Adult stroke patients who are employed prior to and after suffering strokes are more likely than unemployed adults to have healthier minds two years post stroke, according to preliminary research presented at the American Stroke Association’s International Stroke Conference 2018.
For heart attack survivors and people at high risk for one, a low-dose aspirin is part of the daily routine to prevent a heart attack or stroke. But for those who don’t stick to that routine, the rate of heart attacks, strokes or deaths from one of those causes goes up 37 percent, a new study shows.
Patients who stop taking cholesterol-lowering drugs three to six months after their first stroke face a higher risk of another stroke, and an
increased risk of hospitalization and death, according to a study published in the Journal of the American Heart Association.
Maintaining a healthy weight could be the key to keeping your blood pressure in check. New research indicates a healthy weight
throughout your life can be more effective in controlling blood pressure over the long term than exercise, diet, not smoking and reducing alcohol consumption.
In a period of 24 hours, I went from being an executive vice president of a national not-for-profit fundraising company to an unemployed housewife. The friends I had prior to the stroke forgot why we became friends. As a survivor, the world looked different to me.
I finished my first official mile in more than seven years. Seven years might be a long time without running a mile, but time didn’t matter to me. I was just happy to meet my goal. At 16, I had a hemorrhagic stroke from an AVM (arteriovenous malformation), leaving my left side weak.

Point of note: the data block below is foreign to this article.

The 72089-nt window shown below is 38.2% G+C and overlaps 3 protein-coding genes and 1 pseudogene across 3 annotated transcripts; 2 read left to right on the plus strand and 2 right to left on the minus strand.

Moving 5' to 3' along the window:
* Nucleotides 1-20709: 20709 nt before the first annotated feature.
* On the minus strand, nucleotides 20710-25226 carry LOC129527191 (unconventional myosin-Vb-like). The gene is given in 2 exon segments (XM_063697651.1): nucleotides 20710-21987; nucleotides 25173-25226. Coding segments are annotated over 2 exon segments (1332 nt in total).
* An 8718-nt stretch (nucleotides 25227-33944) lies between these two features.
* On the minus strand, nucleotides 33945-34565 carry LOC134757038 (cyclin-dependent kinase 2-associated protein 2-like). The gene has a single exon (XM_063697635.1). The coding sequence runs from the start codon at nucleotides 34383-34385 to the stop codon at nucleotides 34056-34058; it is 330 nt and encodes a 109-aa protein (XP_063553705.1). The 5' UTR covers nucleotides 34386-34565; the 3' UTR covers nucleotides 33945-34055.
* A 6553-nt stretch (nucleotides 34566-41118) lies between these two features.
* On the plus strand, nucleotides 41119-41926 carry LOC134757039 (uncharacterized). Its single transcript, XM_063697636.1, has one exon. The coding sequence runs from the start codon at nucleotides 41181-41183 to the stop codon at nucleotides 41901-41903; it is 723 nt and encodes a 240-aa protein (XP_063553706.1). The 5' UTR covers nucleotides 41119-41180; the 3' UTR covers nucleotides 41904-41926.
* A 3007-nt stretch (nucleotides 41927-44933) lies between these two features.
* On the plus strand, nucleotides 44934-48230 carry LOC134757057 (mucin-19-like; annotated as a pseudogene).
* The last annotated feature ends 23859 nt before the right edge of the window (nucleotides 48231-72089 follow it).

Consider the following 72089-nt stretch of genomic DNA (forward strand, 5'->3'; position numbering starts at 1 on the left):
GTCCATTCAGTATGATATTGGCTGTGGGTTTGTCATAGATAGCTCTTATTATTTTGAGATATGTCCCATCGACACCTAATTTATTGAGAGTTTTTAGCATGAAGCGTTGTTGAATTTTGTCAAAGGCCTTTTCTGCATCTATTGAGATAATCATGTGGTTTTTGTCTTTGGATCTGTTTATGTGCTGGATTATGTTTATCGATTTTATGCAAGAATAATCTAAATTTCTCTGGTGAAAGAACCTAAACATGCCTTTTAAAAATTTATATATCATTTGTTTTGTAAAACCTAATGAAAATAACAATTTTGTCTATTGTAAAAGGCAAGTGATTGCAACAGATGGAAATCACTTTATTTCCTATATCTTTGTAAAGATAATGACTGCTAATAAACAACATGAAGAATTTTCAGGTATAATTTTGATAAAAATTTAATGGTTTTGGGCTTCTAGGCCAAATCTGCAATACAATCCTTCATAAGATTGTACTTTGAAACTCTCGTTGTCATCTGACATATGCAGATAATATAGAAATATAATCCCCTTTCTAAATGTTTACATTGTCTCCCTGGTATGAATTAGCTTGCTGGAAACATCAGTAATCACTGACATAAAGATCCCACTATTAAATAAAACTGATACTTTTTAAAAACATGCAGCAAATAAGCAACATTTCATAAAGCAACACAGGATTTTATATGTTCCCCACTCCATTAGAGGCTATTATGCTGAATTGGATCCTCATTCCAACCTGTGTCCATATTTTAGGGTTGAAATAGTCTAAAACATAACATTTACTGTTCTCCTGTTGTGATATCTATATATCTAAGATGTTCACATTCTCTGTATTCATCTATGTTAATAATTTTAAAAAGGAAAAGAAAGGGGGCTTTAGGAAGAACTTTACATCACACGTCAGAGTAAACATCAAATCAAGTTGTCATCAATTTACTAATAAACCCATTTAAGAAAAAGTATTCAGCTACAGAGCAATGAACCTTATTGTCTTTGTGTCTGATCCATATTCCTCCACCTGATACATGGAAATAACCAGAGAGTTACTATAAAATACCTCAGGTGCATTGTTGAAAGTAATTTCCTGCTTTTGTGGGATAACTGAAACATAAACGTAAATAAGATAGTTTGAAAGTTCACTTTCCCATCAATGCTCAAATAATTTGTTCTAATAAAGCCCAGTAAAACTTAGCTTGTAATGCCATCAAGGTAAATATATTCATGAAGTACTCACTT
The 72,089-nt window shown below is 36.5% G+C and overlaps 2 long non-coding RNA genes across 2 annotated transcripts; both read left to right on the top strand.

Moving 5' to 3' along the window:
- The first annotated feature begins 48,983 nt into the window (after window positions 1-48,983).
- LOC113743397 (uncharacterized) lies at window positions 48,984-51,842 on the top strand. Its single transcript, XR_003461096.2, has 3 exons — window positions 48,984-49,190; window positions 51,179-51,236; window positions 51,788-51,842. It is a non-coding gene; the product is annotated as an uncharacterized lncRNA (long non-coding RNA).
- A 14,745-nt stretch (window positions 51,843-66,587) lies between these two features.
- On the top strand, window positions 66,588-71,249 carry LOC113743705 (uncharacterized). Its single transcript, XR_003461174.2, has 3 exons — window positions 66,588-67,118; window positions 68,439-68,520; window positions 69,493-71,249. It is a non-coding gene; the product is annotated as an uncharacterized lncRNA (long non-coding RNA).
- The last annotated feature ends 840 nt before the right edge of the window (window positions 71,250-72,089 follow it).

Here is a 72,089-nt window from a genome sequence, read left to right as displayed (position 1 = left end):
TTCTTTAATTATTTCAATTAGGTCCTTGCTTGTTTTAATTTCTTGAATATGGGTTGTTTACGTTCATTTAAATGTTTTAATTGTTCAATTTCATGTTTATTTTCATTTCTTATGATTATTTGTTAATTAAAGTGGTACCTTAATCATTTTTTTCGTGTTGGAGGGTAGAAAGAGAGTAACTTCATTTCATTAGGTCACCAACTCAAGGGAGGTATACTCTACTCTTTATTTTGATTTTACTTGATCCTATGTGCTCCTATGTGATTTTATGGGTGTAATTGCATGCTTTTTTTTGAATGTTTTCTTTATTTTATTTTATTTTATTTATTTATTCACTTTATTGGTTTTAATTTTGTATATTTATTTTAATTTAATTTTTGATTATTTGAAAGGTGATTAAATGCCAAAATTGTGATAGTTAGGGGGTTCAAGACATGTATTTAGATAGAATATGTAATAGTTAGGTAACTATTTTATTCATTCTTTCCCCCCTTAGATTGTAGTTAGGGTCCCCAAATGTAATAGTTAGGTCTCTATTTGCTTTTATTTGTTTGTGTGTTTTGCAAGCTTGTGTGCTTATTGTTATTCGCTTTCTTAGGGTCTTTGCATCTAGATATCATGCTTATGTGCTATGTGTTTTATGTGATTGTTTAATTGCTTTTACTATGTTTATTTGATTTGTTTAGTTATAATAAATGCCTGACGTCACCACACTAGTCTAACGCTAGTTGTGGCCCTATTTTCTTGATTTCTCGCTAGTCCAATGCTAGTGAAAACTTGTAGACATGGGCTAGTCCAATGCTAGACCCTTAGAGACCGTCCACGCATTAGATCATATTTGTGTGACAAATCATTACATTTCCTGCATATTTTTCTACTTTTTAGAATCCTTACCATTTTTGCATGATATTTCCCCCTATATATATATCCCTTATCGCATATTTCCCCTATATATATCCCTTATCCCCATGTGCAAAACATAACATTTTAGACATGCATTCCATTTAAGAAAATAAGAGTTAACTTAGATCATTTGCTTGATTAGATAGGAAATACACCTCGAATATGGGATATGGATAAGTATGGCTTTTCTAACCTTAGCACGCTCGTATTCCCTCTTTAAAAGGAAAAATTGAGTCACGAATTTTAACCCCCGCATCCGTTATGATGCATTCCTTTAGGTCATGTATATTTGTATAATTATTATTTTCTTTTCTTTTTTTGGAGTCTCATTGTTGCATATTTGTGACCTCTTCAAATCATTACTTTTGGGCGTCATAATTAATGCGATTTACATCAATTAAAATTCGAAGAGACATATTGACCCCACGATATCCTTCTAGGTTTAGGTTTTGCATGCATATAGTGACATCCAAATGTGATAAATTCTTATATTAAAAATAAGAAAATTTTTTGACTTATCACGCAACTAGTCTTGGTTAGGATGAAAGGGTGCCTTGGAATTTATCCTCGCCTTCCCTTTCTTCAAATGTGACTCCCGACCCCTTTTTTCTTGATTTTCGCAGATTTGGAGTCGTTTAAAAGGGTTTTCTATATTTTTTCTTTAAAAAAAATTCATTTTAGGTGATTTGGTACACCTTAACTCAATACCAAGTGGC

I’ve learned that every person’s journey is different. When I realized that my recovery was not going to happen overnight, I cried myself to sleep for a month. After that, I was determined to make a "new normal."
It was inconceivable during those first weeks, when I was critically ill, that good would come from having a stroke. However, I found out later having a stroke provided new experiences and opportunities. One day, this became very clear to me.
A few years after his stroke, David Layton rediscovered bowling. He’s setting and achieving new goals for himself and having a great time doing it. Check out his video with tips for one-handed bowling.
Cooking at home can be a daunting task, but a rewarding one for your diet and lifestyle (and your wallet). Making small changes in your diet is important to your heart health. Here are simple, healthy and affordable recipes and cooking tips.